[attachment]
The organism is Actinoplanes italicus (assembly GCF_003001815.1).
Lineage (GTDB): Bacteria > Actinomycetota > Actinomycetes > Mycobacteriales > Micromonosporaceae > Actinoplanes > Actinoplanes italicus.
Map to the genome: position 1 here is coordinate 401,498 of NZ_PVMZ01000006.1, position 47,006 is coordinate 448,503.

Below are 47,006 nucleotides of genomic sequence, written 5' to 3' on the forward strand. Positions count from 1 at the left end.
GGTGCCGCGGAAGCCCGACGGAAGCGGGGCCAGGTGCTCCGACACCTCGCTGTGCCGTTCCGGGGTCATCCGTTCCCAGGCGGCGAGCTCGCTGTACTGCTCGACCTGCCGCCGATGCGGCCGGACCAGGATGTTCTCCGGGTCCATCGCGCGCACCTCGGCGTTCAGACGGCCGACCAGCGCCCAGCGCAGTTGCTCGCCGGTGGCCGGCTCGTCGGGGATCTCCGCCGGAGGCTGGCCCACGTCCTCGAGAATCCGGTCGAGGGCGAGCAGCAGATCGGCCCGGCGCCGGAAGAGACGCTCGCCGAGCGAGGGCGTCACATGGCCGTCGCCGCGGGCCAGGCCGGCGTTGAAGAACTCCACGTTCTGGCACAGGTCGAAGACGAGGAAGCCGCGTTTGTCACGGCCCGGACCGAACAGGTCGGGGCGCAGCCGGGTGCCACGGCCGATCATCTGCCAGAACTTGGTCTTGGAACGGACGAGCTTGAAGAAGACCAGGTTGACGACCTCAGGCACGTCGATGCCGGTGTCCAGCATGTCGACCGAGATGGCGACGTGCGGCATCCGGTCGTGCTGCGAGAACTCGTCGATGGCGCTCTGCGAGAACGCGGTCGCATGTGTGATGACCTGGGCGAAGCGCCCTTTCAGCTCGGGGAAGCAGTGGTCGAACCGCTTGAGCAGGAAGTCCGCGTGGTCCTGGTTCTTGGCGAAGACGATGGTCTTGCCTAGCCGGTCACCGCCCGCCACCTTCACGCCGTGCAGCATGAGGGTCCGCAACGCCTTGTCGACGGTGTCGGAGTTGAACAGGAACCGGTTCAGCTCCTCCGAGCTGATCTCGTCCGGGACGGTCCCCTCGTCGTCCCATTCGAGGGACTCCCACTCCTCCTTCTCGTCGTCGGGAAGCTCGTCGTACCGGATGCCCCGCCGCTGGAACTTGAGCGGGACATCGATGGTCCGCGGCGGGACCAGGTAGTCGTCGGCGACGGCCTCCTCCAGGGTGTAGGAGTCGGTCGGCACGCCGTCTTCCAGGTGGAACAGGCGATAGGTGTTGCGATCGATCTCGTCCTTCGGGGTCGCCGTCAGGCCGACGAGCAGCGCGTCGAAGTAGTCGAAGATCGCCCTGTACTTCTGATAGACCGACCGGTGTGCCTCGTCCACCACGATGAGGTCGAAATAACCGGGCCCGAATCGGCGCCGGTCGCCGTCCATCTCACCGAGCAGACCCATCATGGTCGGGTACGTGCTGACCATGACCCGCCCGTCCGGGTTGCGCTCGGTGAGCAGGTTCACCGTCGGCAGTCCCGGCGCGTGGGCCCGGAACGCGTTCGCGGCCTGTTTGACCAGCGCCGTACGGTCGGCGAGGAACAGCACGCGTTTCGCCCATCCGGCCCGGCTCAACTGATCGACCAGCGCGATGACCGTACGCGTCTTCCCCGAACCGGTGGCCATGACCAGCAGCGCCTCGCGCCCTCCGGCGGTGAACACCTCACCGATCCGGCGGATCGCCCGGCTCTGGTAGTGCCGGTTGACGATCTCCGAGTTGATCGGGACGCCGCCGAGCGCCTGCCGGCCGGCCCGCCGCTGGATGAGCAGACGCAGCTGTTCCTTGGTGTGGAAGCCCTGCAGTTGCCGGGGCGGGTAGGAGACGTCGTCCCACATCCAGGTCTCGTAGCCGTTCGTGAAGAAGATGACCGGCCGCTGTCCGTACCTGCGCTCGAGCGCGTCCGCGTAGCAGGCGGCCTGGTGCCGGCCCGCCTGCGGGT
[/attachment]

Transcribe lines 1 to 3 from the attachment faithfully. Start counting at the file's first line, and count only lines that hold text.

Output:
The organism is Actinoplanes italicus (assembly GCF_003001815.1).
Lineage (GTDB): Bacteria > Actinomycetota > Actinomycetes > Mycobacteriales > Micromonosporaceae > Actinoplanes > Actinoplanes italicus.
Map to the genome: position 1 here is coordinate 401,498 of NZ_PVMZ01000006.1, position 47,006 is coordinate 448,503.